Indigenous

Court ruling puts more scrutiny on Qalipu Mi'kmaq First Nation enrolment process

Six applicants to Qalipu Mi'kmaq First Nation should be reinstated on the band's membership list pending a determination of the validity of a supplemental agreement that affected the enrolment process, according to a recent Newfoundland and Labrador Supreme Court decision.

Judge rules plaintiffs had the right to 'question the legitimacy of actions of the FNI'

The Qalipu M'ikmaq First Nations may stand to be the largest in Canada once the controversial enrolment process is complete. (Colleen Connors/CBC)

Six applicants to Qalipu Mi'kmaq First Nation should be reinstated on the band's membership list pending a determination of the validity of a supplemental agreement that affected the enrolment process, according to a recent Newfoundland and Labrador Supreme Court decision.

The decision by Supreme Court Justice Gillian D. Butler leaned in the direction of the plaintiffs, Shawn Benoit, Matthew Anderson, Bobbie Tapp Goosney, Paul Bennett, Jennifer Sur Le Roux, and Marie Melanson, but stopped short of directly affecting the much-debated Qalipu enrolment process. 

Justice Butler's decision, a declaration directed at Canada and Qalipu to accept the six as original founding members of Qalipu, was welcomed by plantiff Marie Melanson.

"It was uplifting. It gave me some hope," said Melanson.

"I have faith that this process will clear this up and right a wrong, because this is wrong."

Melanson and the other five plaintiffs had been among the 10,500 members of the Federation of Newfoundland Indians (FNI) when it voted to sign an agreement-in-principle with Canada, effectively creating Qalipu Mi'kmaq First Nation. As the band began to take shape, they were all added to Qalipu's first founding members list.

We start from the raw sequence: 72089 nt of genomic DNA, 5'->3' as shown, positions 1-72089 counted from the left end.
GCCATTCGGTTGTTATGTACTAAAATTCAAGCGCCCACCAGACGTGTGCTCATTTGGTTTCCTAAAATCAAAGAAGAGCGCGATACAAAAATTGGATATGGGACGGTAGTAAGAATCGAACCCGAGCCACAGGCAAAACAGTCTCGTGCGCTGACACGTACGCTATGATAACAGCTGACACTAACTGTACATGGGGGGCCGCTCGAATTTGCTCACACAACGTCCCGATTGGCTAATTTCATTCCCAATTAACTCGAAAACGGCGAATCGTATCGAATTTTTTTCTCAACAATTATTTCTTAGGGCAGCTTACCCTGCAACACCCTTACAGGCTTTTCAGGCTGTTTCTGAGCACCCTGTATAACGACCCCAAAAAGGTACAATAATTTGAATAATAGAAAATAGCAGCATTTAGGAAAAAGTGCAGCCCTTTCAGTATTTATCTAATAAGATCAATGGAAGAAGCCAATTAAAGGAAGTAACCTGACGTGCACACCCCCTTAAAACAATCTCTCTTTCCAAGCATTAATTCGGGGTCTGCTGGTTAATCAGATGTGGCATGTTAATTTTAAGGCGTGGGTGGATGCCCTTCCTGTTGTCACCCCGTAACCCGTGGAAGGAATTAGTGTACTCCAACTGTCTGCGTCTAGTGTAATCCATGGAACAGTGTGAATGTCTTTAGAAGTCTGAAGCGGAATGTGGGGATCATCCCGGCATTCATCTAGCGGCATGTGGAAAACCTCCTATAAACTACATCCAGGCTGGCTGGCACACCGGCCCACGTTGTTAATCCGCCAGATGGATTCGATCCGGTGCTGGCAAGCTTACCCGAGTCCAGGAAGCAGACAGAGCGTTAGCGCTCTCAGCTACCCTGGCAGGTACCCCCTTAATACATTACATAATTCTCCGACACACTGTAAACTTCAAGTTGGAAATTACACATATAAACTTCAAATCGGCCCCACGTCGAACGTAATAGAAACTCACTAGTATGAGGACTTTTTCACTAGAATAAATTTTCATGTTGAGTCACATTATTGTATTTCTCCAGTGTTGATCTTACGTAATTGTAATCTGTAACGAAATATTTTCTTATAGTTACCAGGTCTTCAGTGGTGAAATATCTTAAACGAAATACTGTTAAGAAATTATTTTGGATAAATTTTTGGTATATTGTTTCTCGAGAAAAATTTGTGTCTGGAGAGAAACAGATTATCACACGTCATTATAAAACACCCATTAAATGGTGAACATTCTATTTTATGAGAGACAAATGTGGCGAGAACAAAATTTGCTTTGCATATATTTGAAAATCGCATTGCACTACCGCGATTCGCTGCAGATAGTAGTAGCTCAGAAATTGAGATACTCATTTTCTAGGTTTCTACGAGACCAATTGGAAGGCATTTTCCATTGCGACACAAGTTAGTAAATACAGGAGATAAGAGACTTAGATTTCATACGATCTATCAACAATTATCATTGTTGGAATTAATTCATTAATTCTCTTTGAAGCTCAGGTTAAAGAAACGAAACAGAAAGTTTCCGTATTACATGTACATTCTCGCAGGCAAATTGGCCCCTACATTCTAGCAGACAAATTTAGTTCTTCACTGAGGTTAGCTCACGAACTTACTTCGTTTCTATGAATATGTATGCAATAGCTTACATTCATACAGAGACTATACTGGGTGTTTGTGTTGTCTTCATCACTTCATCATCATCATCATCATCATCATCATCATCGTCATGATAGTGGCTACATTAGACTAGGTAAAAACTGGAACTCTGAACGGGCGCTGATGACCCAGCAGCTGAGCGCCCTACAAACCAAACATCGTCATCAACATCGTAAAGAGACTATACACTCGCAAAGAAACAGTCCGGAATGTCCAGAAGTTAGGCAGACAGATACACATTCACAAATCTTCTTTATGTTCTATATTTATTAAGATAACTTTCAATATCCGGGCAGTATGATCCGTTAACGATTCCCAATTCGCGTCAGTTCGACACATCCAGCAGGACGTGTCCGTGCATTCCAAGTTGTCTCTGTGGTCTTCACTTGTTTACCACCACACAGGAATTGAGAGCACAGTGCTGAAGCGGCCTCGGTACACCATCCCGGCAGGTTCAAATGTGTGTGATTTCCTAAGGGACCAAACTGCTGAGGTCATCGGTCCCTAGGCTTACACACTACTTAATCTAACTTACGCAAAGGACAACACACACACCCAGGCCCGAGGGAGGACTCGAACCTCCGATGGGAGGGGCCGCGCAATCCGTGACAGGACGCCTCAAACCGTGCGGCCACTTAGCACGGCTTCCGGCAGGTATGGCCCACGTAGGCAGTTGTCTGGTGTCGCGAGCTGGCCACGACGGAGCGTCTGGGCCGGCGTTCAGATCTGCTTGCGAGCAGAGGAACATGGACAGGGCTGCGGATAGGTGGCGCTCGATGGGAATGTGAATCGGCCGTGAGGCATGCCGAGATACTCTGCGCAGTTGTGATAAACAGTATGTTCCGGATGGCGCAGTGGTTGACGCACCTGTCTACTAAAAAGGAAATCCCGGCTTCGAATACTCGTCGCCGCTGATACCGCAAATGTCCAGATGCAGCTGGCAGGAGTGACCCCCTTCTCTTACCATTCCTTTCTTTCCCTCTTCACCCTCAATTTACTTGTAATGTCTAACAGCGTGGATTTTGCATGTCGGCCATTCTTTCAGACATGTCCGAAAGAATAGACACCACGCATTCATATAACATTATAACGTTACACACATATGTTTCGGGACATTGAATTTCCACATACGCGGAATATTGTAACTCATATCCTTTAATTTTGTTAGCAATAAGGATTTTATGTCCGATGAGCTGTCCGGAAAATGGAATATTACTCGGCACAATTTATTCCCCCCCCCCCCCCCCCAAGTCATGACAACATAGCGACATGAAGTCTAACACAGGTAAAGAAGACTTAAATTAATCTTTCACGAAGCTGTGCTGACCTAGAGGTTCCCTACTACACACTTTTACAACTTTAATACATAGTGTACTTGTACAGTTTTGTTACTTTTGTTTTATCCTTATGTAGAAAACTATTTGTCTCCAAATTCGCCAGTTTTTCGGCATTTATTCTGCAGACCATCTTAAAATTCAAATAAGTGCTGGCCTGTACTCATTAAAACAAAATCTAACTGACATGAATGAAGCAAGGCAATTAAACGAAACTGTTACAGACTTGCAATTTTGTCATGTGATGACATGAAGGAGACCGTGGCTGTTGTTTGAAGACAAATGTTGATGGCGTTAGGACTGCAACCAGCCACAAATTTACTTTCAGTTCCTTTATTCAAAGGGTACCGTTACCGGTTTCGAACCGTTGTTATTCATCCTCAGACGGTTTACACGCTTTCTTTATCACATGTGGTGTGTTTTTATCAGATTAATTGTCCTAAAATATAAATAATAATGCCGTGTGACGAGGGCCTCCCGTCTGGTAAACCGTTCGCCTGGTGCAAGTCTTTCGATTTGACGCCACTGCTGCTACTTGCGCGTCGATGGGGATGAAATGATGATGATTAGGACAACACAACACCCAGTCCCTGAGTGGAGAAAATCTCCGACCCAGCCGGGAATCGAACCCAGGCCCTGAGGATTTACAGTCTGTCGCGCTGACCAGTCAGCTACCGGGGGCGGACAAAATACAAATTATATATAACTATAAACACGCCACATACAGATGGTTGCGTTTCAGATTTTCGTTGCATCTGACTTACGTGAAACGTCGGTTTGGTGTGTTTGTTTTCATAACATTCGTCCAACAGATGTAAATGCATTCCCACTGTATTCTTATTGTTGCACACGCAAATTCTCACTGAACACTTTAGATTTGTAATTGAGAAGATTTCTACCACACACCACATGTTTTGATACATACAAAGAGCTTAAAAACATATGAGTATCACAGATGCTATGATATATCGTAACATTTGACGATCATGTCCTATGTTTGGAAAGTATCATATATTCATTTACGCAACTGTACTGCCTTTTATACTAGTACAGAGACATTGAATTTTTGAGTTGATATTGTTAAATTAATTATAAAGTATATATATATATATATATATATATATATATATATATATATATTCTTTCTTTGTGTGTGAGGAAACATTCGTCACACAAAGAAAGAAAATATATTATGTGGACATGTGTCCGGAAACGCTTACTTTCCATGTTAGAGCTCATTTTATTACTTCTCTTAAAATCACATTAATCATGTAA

Supplemental agreement's validity questioned

But when Qalipu enacted the supplemental agreement on enrolment in 2013, they were all removed from the list, stripping them of their Indian status. Their appeals were denied.

St. John's lawyer Keith Morgan argued on the six applicants' behalf that the FNI didn't have the corporate authority to sign the supplemental agreement, because the decision was not put to a vote.

Morgan's case was based on the result of the FNI's annual general assembly in October 2009 where a resolution, passed by a majority of those in attendance, changed the organization's corporate structure.

"They never anticipated that there'd be a supplemental agreement in 2013," said Morgan.

"So therefore they stripped down their membership to have a lean governance structure so they could simply shepherd the [agreement creating Qalipu] through to its conclusion."  

Morgan argued that decision to sign the supplemental agreement should have been carried out the same way the FNI decided to sign the agreement with Canada creating Qalipu — under corporate law.

Many applicants have said the application and appeal process for membership in the Qalipu First Nation was frustrating. (Colleen Connors/CBC)

In her ruling, Justice Butler agreed, stating that the six plaintiffs had the right to "question the legitimacy of actions of the FNI."  

Her decision said that until the validity of the supplemental agreement is determined by Qalipu and Canada (through ongoing court cases and subsequent measures) the six plaintiffs should be reinstated on the founding members list and that the FNI must take all steps necessary to see that they remain on it. 

Morgan said a question still stands as to whether or not the rest of 10,500 FNI members could see the same thing.

New founding members list expected soon

The court documents containing Butler's decision said a new Order in Council was expected to address a new founding members list on June 25, but Crown-Indigenous Affairs Relations and Northern Affairs Canada did not respond to CBC's requests for information. 

Requests for updates on the enrolment process were not returned by Qalipu Chief Brendan Mitchell.

Marie Melanson said despite some lingering uncertainty about what comes next for the Qalipu, the recent decision has offered the plaintiffs some relief.

"It will make us feel like part of the community," she said.

"We'll be sharing and learning and participating in our heritage to make our nation proud."

About the Author

Nic Meloney

Videojournalist

Nic Meloney is a Wolastoqew video journalist raised on Cape Breton Island in Nova Scotia/Mi'kma'ki. Email him at nic.meloney@cbc.ca or follow him on Twitter @nicmeloney.